the scattered settlers, whose only protection was about 500 men of the Mounted Police force, which had been formed in 1873 to keep order in the North-Nest.
Riel had given the command of his follow-Duck Lake. ers to a half-breed of great strength and courage, named Gabriel Dumont, and towards the end of March this man seized the Indian agent and the government stores at a little settlement called Duck Lake. A
day or two later a few Mounted Policemen and volun=teers, under Major Crozier, who had been sent too late
to guard the stores, fell in unexpectedly tyith Dumont's men. Twelve of the loyalists were killed, and the rest, many of whom were seriously wounded, were forced to retreat to Fort Carlton. There they were joined by Colonel Irvine, with eighty Mounted Policemen and thirty volunteers from Prince Albert, to which town they soon fell back.
The Indian The success of the rebels had a bad effect Rising. on the Indians. On April 2nd a band of Cree warriors, tinder Chief Pig Bear, cruelly shot ten people at Frog Lake and took a number of prisoners. About the same time several settlers were murdered at other places.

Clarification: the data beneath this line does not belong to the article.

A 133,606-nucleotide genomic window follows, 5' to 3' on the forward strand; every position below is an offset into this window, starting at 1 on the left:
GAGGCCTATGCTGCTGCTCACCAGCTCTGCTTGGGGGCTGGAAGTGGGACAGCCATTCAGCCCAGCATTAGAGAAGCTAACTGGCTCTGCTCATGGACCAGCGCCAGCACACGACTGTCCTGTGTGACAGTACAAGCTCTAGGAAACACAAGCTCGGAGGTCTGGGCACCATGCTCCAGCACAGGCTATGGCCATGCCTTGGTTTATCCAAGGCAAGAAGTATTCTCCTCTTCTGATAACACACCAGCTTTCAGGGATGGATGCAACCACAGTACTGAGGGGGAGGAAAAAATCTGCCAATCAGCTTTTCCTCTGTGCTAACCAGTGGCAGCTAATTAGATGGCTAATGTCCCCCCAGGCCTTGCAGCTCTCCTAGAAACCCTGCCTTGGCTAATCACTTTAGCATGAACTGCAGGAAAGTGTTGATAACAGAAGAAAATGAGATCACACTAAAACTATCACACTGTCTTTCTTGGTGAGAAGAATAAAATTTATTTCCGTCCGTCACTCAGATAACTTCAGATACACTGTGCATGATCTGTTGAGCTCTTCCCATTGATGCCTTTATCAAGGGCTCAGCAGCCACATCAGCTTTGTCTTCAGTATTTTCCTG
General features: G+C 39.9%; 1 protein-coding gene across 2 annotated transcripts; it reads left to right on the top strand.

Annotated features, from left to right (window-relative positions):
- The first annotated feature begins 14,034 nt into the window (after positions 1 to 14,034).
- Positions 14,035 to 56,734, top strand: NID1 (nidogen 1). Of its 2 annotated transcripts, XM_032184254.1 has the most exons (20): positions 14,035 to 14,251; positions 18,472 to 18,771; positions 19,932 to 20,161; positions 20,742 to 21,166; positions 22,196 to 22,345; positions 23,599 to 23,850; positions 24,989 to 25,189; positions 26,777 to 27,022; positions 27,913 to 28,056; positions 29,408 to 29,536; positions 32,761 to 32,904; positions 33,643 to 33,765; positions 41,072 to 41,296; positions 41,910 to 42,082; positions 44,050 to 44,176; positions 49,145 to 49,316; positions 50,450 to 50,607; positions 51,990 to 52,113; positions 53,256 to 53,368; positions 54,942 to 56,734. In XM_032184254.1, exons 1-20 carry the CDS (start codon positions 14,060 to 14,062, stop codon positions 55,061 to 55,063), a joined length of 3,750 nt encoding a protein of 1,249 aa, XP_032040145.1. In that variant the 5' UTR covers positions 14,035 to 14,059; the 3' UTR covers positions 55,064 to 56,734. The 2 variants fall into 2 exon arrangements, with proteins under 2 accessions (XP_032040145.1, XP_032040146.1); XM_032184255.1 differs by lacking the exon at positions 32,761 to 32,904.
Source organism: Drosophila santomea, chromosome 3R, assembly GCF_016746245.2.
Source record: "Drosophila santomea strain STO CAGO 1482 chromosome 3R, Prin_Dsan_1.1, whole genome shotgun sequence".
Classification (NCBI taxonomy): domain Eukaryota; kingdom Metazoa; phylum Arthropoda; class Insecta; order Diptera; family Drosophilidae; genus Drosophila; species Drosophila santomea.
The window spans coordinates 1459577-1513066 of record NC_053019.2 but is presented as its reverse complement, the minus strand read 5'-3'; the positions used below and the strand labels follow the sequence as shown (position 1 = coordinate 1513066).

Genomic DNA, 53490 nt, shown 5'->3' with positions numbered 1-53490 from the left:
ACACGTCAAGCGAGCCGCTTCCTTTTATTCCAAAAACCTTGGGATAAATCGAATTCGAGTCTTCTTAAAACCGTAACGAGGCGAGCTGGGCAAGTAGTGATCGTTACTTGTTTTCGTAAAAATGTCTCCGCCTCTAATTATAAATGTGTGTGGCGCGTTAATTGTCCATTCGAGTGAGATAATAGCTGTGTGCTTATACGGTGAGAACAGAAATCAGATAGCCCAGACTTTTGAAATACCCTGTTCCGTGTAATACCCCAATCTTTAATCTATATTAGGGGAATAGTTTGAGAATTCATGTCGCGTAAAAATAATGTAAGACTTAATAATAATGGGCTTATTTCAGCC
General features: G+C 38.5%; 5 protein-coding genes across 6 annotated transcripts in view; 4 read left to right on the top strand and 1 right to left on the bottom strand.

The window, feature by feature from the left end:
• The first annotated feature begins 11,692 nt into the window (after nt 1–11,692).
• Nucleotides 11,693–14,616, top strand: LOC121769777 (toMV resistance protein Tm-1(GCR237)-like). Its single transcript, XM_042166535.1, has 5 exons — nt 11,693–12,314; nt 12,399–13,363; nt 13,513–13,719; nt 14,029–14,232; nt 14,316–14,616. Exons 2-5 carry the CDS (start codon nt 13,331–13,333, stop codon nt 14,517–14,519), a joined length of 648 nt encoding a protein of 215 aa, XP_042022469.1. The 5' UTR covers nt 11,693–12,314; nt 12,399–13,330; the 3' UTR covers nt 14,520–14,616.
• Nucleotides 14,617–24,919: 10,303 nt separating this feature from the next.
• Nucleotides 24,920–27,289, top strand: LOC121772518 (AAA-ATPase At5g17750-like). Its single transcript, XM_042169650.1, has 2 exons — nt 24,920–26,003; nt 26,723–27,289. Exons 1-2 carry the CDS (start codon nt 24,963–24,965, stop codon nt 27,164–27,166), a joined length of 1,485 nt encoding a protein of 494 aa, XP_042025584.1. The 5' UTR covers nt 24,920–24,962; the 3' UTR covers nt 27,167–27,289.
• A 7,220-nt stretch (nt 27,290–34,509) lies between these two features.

The Indians nett marched on Fort Pitt, which they hoped to plunder easily, for its defences were weak. But they found the stores guarded by a few determined Mounted Policemen. tinder the command of Francis Dickens, a son of the great novelist, and, after a hot fight, they were beaten off. The police then destroyed the stores and retreated to Battleford.
Several hundred' men, women, and children, leaving their hornes to be znbbed or burned by the Indians, had fled for refuge to the fort at Battleford. But even there they were in great danger, and as the rebels had destroyed the telegraph wires, the settlers seemed terribly cut off from the outside -world. +